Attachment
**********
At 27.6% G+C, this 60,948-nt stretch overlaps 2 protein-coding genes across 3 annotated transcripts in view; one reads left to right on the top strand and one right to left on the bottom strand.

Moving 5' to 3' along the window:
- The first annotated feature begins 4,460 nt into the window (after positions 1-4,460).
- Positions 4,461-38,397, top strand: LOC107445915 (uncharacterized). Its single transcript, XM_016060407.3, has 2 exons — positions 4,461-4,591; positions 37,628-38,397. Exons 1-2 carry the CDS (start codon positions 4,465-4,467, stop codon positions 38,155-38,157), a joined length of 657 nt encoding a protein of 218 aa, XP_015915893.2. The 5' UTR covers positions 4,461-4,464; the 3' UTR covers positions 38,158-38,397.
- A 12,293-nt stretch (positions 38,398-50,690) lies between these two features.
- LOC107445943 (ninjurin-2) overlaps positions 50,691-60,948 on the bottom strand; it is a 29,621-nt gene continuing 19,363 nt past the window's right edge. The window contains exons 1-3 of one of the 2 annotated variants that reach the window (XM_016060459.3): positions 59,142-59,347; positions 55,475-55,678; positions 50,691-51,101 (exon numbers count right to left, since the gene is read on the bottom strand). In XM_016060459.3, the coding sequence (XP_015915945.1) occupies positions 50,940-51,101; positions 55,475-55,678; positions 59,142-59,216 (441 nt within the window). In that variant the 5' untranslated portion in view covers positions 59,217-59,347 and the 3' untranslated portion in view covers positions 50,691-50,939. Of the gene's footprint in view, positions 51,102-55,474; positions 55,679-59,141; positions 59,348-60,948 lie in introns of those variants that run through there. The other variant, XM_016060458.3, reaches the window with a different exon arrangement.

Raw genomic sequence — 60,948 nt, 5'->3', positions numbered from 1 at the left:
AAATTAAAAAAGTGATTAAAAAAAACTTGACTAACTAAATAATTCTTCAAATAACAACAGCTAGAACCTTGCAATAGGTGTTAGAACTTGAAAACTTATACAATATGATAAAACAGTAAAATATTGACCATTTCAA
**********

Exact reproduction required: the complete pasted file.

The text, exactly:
At 27.6% G+C, this 60,948-nt stretch overlaps 2 protein-coding genes across 3 annotated transcripts in view; one reads left to right on the top strand and one right to left on the bottom strand.

Moving 5' to 3' along the window:
- The first annotated feature begins 4,460 nt into the window (after positions 1-4,460).
- Positions 4,461-38,397, top strand: LOC107445915 (uncharacterized). Its single transcript, XM_016060407.3, has 2 exons — positions 4,461-4,591; positions 37,628-38,397. Exons 1-2 carry the CDS (start codon positions 4,465-4,467, stop codon positions 38,155-38,157), a joined length of 657 nt encoding a protein of 218 aa, XP_015915893.2. The 5' UTR covers positions 4,461-4,464; the 3' UTR covers positions 38,158-38,397.
- A 12,293-nt stretch (positions 38,398-50,690) lies between these two features.
- LOC107445943 (ninjurin-2) overlaps positions 50,691-60,948 on the bottom strand; it is a 29,621-nt gene continuing 19,363 nt past the window's right edge. The window contains exons 1-3 of one of the 2 annotated variants that reach the window (XM_016060459.3): positions 59,142-59,347; positions 55,475-55,678; positions 50,691-51,101 (exon numbers count right to left, since the gene is read on the bottom strand). In XM_016060459.3, the coding sequence (XP_015915945.1) occupies positions 50,940-51,101; positions 55,475-55,678; positions 59,142-59,216 (441 nt within the window). In that variant the 5' untranslated portion in view covers positions 59,217-59,347 and the 3' untranslated portion in view covers positions 50,691-50,939. Of the gene's footprint in view, positions 51,102-55,474; positions 55,679-59,141; positions 59,348-60,948 lie in introns of those variants that run through there. The other variant, XM_016060458.3, reaches the window with a different exon arrangement.

Raw genomic sequence — 60,948 nt, 5'->3', positions numbered from 1 at the left:
AAATTAAAAAAGTGATTAAAAAAAACTTGACTAACTAAATAATTCTTCAAATAACAACAGCTAGAACCTTGCAATAGGTGTTAGAACTTGAAAACTTATACAATATGATAAAACAGTAAAATATTGACCATTTCAA